The Fifth Estate
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What might the economic and social upheavals of 2020 mean for climate policy in Australia? For this Fifth Estate conversation, host Sally Warhaft will bring together two writers who have undertaken in-depth research into the resource economy and Australian climate scepticism.
Judith Brett's recent Quarterly Essay, 'The Coal Curse', traces the history of Australia's resource dependence and its impact on our political culture. Marian Wilkinson's book, The Carbon Club, explores the loose but powerful alliance of Australian media, mining and political figures whose scepticism has hindered meaningful climate policy development for decades.
There are signs, though, that the stalemate might be starting to shift. Amid widespread criticism during the bushfires earlier this year, Scott Morrison began to soften his climate rhetoric, speaking of ‘adaptation’ and ‘resilience’. James Murdoch spoke out against News Corp’s climate scepticism in January and, more recently, dramatically resigned from the board. Will the seismic impacts of Covid-19 set us back into our entrenched economic habits, or could 2020 mark a turning point?
Our online bookseller for this event will be Readings.
Sally Warhaft is a Melbourne broadcaster, anthropologist and writer. She is the host of The Fifth Estate, the Wheeler Centre’s live series focusing on journalism, politics, media, and international relations, and The Leap Year, a Wheeler Centre podcast about Australians' lives in the fog of the Covid-19 pandemic. She is a former editor of the Monthly magazine and the author of the bestselling book Well May We Say: The Speeches that Made Australia.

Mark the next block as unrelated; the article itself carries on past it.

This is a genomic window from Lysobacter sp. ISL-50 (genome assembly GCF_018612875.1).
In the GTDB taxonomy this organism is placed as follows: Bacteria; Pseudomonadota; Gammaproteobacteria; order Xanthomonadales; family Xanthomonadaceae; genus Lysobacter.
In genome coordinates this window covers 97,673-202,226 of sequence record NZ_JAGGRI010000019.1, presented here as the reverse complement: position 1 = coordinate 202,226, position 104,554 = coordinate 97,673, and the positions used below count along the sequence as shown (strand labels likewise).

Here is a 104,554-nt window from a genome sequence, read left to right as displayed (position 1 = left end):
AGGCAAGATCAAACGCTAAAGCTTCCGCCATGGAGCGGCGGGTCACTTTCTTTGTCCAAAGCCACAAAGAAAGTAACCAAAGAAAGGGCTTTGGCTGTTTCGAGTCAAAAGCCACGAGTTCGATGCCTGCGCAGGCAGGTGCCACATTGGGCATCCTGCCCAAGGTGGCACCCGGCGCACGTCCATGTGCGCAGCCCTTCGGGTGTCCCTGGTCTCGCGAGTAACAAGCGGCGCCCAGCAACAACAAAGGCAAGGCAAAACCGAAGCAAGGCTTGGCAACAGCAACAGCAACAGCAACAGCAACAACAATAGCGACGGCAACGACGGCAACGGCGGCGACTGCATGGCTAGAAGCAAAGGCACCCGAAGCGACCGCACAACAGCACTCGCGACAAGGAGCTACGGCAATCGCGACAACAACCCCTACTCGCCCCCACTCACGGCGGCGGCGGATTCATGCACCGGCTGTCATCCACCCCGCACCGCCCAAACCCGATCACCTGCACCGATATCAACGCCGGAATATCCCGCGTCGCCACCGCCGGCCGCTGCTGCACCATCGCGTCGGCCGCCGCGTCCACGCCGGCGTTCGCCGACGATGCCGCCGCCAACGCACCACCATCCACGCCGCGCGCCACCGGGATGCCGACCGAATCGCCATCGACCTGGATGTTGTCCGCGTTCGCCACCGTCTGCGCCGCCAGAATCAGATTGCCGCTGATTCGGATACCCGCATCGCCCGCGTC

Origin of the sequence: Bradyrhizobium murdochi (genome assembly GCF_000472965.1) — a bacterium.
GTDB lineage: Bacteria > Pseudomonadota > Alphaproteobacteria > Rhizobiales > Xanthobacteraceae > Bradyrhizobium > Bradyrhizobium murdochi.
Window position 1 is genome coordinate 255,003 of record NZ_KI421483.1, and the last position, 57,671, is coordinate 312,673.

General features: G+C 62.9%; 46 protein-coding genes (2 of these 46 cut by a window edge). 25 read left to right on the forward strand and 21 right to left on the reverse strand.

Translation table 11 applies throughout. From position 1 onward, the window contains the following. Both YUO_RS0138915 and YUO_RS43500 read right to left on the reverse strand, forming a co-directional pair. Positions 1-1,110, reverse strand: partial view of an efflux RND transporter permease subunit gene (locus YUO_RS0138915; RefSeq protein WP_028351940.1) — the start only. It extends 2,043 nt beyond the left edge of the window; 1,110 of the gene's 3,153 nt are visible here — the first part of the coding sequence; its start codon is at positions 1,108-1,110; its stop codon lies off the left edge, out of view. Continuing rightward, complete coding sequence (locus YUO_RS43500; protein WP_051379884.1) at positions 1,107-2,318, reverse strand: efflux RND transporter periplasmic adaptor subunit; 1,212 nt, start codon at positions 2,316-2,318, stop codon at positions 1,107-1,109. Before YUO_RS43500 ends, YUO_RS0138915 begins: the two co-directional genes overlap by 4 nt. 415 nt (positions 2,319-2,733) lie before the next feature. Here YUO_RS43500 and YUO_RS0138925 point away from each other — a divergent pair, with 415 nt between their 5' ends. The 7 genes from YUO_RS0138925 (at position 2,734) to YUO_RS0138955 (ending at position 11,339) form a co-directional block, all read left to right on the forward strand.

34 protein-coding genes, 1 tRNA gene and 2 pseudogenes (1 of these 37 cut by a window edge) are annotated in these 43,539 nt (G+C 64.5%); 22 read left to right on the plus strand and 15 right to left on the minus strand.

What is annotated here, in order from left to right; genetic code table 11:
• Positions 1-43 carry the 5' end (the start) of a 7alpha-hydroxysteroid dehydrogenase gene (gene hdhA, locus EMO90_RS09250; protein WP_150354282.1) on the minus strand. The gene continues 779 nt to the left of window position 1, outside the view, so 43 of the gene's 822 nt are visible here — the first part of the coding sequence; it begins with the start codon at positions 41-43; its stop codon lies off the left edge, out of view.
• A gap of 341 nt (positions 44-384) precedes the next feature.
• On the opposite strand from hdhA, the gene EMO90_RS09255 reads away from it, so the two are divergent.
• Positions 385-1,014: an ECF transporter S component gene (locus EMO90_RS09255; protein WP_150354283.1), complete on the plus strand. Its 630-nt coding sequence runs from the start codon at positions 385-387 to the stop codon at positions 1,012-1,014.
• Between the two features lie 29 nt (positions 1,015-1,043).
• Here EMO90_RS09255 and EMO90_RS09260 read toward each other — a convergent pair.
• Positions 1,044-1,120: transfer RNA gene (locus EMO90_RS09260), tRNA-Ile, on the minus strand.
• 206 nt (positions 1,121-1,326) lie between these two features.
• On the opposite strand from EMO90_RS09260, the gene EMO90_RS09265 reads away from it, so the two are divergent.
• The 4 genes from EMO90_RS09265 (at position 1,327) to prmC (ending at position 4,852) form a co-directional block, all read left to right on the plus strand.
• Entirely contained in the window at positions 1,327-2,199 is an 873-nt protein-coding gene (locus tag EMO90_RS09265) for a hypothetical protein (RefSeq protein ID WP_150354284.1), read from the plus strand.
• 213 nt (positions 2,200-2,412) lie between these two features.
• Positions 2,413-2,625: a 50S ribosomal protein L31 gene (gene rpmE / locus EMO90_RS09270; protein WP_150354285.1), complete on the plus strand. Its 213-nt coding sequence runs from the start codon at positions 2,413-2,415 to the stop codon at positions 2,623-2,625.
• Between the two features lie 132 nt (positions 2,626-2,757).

Sally is a regular host and commentator on ABC radio and has a PhD in anthropology. She did her fieldwork in Mumbai, India, living by the seashore with the local fishing community.
Judith Brett is emeritus professor of politics at La Trobe University. A former editor of Meanjin and columnist for the Age, she won the National Biography Award in 2018 for The Enigmatic Mr Deakin. She is the author of four Quarterly Essays: Relaxed and Comfortable, Exit Right, Fair Share and The Coal Curse. Her other books include From Secret Ballot to Democracy Sausage, Robert Menzies’ Forgotten People and Australian Liberals and the Moral Middle Class.
Marian Wilkinson is regarded as one of the most distinguished journalists in Australia. A member of the Australian Media Hall of Fame, Marian was a pioneer in the resurgence of Australian investigative journalism.
She was a senior journalist for many years with the Sydney Morning Herald, serving as its Washington correspondent, Environment Editor and Deputy Editor. She also worked as a senior reporter and executive producer for the ABC’s Four Corners program. She was a co-author with David Marr of Dark Victory (Allen & Unwin, 2003) and the author of The Fixer: The Untold Story of Graham Richardson (William Heinemann, 1996). Her latest book is The Carbon Club (Allen & Unwin, 2020).
For in-depth insider analysis of current affairs, it doesn't get any better than The Fifth Estate.
This long-running series is a mainstay of the Wheeler Centre’s programme, and of public conversation in Melbourne. Our in-house news anchor Sally Warhaft hosts guests from the world of politics, culture, journalism and international relations to dissect pressing questions of policy, power and public affairs. It's a chance to give complex local and global issues the thoughtful discussion they deserve.
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